Congress Passes Childhood STAR Act.

After years of advocacy, Congress finally passed the Childhood Cancer Survivorship Treatment Access and Research (STAR) Act. This is one of the most comprehensive childhood cancer bills ever introduced to Congress, and will advance pediatric cancer research and address the ongoing needs of survivors. Making Headway is so proud to have been part of the successful advocacy team and are grateful to all the families who made this possible.

Just a few weeks ago, Making Headway Foundation sponsored families that we work with to be part of “Head to the Hill”, a day to advocate for brain tumor research and programs on Capitol Hill. Four Making Headway families, each impacted by a childhood brain tumor, told their story at the offices of Senators Chuck Schumer, Kirsten Gillibrand, Richard Blumenthal, and Chris Murphy, as well as eight members of the House of Representatives. Making Headway is so proud of these families, each who was able to connect with public officials in a way that even the best paid lobbyist could only dream of.

Raymour & Flanigan has chosen to honor and support Making Headway at a fun, family event this weekend in North Brunswick, NJ. They are hosting a free afternoon of activities, kid’s yoga, face-painting, a photo booth, and more to support our mission. Everyone is invited to come and enjoy the fun.
– Sunday, April 21st, 1pm-6pm.
– Raymour & Flanigan, 1471 US Route 1 South, North Brunswick, NJ 08902.

 

2018 Spring Show – Airplay

On Sunday April 8, hundreds of families attended a special Broadway Show at the New Victory Theater. One of the many ways that Making Headway works with families is through annual events, like our spring Broadway Show (now in its 22nd year). Each family who attended has a child diagnosed with a brain or spinal cord tumor. Each family has endured unimaginable pain and hardship; yet on this day the theater is filled with smiles, hugs, and the joy of laughing children. They all share a common bond and experience, which creates a unique feeling that only “family” can provide.

Event pictures here.

Congress approve largest U.S. research spending increase in a decade

From www.sciencemag.org

It took an extra 6 months, but Congress has finally completed its work on a spending plan for the 2018 fiscal year, which began last October. And the delay was good news for many federal science agencies.  President Donald Trump today signed into law a $1.3 trillion spending package that largely rejects deep cuts to research agencies proposed by the White House and, in many cases, provides substantial increases. When it comes to federal research spending, there are “some silly good numbers in here,” tweeted Matt Hourihan, who analyzes U.S. science spending patterns for AAAS (publisher of ScienceInsider) in Washington, D.C., when the deal was released this past Wednesday.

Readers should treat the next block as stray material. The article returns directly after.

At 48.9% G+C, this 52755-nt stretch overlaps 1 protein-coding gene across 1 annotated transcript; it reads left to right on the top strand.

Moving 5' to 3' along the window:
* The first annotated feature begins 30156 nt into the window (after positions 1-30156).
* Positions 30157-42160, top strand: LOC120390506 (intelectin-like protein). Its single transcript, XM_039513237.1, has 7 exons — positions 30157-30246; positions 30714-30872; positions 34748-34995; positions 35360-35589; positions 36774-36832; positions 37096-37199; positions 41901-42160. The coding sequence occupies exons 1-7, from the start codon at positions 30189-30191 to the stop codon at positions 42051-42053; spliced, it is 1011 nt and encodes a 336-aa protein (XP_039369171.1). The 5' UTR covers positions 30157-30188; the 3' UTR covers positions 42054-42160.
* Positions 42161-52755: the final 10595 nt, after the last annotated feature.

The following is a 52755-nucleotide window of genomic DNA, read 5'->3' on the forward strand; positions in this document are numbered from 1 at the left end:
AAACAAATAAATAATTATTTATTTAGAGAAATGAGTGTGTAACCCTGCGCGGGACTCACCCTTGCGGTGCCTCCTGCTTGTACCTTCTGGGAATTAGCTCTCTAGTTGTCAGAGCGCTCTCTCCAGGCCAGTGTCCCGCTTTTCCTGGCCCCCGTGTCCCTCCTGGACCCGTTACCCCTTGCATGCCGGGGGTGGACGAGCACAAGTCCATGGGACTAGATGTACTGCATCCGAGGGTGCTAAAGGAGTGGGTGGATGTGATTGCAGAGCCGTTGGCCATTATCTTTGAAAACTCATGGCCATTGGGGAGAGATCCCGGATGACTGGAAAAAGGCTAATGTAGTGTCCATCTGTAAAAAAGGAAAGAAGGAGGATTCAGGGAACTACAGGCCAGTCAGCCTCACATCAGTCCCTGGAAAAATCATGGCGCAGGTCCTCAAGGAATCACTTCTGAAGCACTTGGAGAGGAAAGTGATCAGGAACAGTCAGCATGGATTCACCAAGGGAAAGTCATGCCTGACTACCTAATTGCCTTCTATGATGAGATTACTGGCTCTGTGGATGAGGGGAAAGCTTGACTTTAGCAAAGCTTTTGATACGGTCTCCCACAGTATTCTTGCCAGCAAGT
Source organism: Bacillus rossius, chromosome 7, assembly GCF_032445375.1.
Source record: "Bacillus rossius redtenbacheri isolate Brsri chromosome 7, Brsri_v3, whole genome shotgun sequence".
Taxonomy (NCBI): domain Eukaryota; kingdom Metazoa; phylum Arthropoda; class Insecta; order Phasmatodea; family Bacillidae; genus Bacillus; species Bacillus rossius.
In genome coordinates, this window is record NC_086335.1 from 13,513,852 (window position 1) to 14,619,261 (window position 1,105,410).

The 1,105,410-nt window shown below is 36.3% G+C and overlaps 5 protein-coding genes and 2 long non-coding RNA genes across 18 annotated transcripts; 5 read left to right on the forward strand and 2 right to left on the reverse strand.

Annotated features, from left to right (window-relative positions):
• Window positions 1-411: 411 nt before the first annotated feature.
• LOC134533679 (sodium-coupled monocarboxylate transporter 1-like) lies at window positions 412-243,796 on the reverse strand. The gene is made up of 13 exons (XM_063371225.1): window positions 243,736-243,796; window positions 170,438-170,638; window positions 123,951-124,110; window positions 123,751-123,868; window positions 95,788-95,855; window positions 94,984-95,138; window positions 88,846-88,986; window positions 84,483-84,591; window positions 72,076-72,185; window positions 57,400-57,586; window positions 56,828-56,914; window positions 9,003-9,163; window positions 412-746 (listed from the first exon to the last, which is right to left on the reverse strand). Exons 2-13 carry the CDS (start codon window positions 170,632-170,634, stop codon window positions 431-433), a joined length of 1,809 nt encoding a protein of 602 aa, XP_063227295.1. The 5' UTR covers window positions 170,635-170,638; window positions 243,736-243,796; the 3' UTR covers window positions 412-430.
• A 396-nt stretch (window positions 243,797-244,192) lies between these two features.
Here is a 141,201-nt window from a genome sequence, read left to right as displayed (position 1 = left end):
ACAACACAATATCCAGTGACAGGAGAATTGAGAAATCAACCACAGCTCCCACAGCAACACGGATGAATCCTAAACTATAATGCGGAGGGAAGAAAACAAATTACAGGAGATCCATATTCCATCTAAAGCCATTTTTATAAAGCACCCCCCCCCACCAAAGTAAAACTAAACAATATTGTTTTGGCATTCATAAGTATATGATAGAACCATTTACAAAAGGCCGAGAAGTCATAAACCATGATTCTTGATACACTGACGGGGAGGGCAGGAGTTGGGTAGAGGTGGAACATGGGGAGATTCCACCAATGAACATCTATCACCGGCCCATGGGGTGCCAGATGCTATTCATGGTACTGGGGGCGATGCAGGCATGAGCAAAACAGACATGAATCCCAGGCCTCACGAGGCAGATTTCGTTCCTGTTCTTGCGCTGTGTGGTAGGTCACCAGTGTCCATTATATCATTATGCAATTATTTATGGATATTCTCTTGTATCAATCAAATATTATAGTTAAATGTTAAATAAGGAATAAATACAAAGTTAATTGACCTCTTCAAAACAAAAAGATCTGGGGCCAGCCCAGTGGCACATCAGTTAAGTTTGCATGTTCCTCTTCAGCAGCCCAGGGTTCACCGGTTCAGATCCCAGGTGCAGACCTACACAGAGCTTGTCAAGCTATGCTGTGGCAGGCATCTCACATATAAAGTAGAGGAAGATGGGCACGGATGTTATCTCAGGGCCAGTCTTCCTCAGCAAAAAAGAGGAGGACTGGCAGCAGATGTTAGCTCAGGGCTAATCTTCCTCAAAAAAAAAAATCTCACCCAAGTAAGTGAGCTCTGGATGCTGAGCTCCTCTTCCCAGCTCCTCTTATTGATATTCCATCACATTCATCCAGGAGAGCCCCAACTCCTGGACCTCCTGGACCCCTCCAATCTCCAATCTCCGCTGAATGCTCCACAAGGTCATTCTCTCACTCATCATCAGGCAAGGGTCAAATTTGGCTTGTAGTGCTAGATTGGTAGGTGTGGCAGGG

The increases were made possible, in large part, by an agreement reached earlier this year to raise mandatory caps on civilian and military spending that gave lawmakers an additional $300 billion to spend this year and next.

Here’s a look at some of the top line numbers for key science agencies:

  • The National Institutes of Health (NIH) in Bethesda, Maryland, receives a $3 billion, 8.3% increase to $37 billion. That is well above the increase proposed by either the House of Representatives or the Senate in their versions of the spending bills, and a blunt rejection of the 22% cut proposed by the White House. Included is an additional $414 million for Alzheimer’s disease research, for a total of $1.8 billion, and a $27 million boost, to $543 million, for clinical and translational science funding. The NIH increase is “beyond words, folks,” tweeted Benjamin Corb, director of public affairs at the American Society for Biochemistry and Molecular Biology in Rockville, Maryland.
  • The National Science Foundation in Alexandria, Virginia, would get $7.8 billion, a 3.9% or $295 million increase. The agency’s research account would grow by about 5%, to $6.3 billion. The bill notes “this strong investment in basic research reflects the Congress’ growing concern that China and other competitors are outpacing the United States in terms of research spending.” It also endorses the Senate’s call to build three new oceanographic research vessels.
  • The Department of Energy’s Office of Science in Washington, D.C., would receive $6.26 billion, an $868 million increase. That is roughly a 15% increase, rather than the 15% cut the White House proposed. Lawmakers also rejected Trump’s proposal to eliminate the Advanced Research Projects Agency-Energy, and instead gave it a $47 million boost, to $353 million.
  • A $457 million, 7.9% increase for NASA science programs, to $6.2 billion. The bill increases the agency’s planetary science program by some 21%, or $382 million, to $2.2 billion. NASA’s earth science programs remain flat at 2017 levels, but the bill rejects the proposed elimination of several earth science missions and maintains funding for the troubled Wide Field Infrared Survey Telescope. Overall, NASA gets $20.7 billion, $1.1 billion above 2017.
  • Spending at the National Oceanic and Atmospheric Administration in Silver Spring, Maryland, would grow by $234 million, to $5.9 billion overall. Funding for climate research would remain flat, but the final bill rejects cuts proposed by Trump and the House.